The author, a cardiac surgeon specialising in heart transplantation, argues that excellence in medicine must always be pursued and confronts the problems of specialties and super-specialties with widely varying costs and benefit in which the pursuit of excellence results. He advocates that decisions on resource allocation should be the responsibility of the Department of Health and Social Security, acting on the advice of the public's elected representatives on the one hand and the medical profession on the other. The profession has an ever-increasing responsibility to ensure that its advice is soundly based on rigorous self-audit, which should include considering the costs and benefit of its work.
His commentator, Lady McCarthy, until recently chairman of an area health authority, responds by arguing that the tripartite system for resource allocation does not work. Doctors resent the imposition of any priorities other than their own. Their two-dimensional medical ethics, concerning doctors' obligations to individual patients, must be supplemented by concern for society as a whole.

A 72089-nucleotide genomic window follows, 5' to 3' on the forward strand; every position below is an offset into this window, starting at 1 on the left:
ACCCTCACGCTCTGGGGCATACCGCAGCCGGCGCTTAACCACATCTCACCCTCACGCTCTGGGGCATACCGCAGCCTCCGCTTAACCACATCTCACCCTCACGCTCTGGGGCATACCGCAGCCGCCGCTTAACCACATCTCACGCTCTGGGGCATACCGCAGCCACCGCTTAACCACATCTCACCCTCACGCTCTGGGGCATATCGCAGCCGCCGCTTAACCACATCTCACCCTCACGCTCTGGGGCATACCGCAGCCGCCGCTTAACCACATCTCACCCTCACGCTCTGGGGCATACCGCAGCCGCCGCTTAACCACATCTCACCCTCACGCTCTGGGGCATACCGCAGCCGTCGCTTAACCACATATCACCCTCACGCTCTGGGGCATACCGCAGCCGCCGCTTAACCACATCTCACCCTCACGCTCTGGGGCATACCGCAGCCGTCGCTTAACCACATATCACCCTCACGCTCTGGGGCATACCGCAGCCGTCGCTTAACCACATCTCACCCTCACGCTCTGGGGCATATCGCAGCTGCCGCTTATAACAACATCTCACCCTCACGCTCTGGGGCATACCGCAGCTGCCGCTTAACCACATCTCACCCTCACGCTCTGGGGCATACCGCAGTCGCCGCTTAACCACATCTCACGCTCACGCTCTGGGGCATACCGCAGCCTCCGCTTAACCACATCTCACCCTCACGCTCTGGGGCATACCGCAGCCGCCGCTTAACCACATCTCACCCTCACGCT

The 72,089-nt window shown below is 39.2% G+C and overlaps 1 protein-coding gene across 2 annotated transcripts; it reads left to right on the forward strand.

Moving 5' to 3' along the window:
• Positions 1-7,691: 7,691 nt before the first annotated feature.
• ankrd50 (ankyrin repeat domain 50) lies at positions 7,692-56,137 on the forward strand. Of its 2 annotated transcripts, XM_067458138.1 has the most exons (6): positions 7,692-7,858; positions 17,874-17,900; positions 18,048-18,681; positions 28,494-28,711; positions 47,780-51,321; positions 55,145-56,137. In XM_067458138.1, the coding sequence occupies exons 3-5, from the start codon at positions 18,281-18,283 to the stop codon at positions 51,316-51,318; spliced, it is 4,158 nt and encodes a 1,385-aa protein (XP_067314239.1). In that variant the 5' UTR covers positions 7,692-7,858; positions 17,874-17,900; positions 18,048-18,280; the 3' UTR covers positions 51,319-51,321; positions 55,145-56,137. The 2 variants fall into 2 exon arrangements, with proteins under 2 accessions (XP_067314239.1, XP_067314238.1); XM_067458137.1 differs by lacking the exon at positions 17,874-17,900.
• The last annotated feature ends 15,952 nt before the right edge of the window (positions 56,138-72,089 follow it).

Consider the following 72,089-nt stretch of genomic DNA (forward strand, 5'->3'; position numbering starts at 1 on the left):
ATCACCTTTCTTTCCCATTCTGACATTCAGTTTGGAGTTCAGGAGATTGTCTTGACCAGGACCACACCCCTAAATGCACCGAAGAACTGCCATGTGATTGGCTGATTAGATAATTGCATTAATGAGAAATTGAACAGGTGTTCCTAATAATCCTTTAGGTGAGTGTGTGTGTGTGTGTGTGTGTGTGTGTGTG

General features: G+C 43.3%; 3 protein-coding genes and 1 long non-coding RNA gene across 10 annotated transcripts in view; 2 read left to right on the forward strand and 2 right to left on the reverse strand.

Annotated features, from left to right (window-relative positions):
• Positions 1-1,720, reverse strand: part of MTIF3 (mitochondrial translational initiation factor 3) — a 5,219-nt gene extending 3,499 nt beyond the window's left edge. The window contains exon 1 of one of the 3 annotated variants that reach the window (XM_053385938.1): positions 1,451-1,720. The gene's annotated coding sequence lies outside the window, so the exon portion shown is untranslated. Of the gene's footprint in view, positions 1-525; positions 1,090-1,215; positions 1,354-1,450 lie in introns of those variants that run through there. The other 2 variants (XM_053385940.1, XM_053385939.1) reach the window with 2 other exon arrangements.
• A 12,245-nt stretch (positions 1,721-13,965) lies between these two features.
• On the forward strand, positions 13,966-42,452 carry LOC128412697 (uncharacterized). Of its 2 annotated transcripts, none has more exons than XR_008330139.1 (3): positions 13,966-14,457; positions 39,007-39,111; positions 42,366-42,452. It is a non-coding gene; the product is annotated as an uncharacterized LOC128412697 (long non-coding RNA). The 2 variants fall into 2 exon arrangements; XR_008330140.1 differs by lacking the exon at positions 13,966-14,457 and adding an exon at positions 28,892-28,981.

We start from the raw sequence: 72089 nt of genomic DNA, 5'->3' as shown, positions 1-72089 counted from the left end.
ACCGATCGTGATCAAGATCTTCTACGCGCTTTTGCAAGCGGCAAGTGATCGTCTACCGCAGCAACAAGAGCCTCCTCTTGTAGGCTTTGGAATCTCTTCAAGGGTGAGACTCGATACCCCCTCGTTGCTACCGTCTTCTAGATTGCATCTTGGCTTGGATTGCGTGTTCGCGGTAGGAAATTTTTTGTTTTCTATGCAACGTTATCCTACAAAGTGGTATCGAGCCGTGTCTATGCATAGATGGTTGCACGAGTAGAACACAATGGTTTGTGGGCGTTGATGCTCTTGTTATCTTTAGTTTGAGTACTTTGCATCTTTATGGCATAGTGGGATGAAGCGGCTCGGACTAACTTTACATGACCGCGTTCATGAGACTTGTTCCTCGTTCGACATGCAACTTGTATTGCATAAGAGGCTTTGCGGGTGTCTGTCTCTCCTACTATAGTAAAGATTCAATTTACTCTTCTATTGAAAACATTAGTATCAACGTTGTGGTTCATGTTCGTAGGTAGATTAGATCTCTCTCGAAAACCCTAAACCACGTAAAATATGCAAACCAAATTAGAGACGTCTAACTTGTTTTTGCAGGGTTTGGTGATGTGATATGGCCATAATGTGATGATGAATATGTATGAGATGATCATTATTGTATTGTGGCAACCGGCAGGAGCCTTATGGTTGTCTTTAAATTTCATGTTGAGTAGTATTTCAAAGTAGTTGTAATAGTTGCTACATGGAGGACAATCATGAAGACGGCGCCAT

Both papers are based on contributions to the 1982 annual conference of the London Medical Group on Appropriate Medicine.
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